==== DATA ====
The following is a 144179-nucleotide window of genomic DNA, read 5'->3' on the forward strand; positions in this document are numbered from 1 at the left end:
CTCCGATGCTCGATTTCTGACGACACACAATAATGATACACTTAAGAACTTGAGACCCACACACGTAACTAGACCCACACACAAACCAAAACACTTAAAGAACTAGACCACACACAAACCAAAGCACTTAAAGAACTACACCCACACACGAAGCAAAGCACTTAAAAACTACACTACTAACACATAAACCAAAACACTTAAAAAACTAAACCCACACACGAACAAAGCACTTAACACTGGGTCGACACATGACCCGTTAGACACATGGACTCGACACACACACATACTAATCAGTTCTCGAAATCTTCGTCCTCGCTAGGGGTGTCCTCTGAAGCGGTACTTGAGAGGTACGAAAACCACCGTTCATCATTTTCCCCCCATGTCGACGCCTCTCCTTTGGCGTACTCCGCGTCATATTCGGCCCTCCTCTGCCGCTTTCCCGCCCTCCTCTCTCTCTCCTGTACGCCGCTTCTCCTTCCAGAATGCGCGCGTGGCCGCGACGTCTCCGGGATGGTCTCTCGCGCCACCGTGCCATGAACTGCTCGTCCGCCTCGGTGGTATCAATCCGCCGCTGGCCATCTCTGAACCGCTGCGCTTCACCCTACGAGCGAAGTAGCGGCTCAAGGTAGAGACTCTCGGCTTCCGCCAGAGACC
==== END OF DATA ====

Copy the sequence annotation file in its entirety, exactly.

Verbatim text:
The following is a 144179-nucleotide window of genomic DNA, read 5'->3' on the forward strand; positions in this document are numbered from 1 at the left end:
CTCCGATGCTCGATTTCTGACGACACACAATAATGATACACTTAAGAACTTGAGACCCACACACGTAACTAGACCCACACACAAACCAAAACACTTAAAGAACTAGACCACACACAAACCAAAGCACTTAAAGAACTACACCCACACACGAAGCAAAGCACTTAAAAACTACACTACTAACACATAAACCAAAACACTTAAAAAACTAAACCCACACACGAACAAAGCACTTAACACTGGGTCGACACATGACCCGTTAGACACATGGACTCGACACACACACATACTAATCAGTTCTCGAAATCTTCGTCCTCGCTAGGGGTGTCCTCTGAAGCGGTACTTGAGAGGTACGAAAACCACCGTTCATCATTTTCCCCCCATGTCGACGCCTCTCCTTTGGCGTACTCCGCGTCATATTCGGCCCTCCTCTGCCGCTTTCCCGCCCTCCTCTCTCTCTCCTGTACGCCGCTTCTCCTTCCAGAATGCGCGCGTGGCCGCGACGTCTCCGGGATGGTCTCTCGCGCCACCGTGCCATGAACTGCTCGTCCGCCTCGGTGGTATCAATCCGCCGCTGGCCATCTCTGAACCGCTGCGCTTCACCCTACGAGCGAAGTAGCGGCTCAAGGTAGAGACTCTCGGCTTCCGCCAGAGACC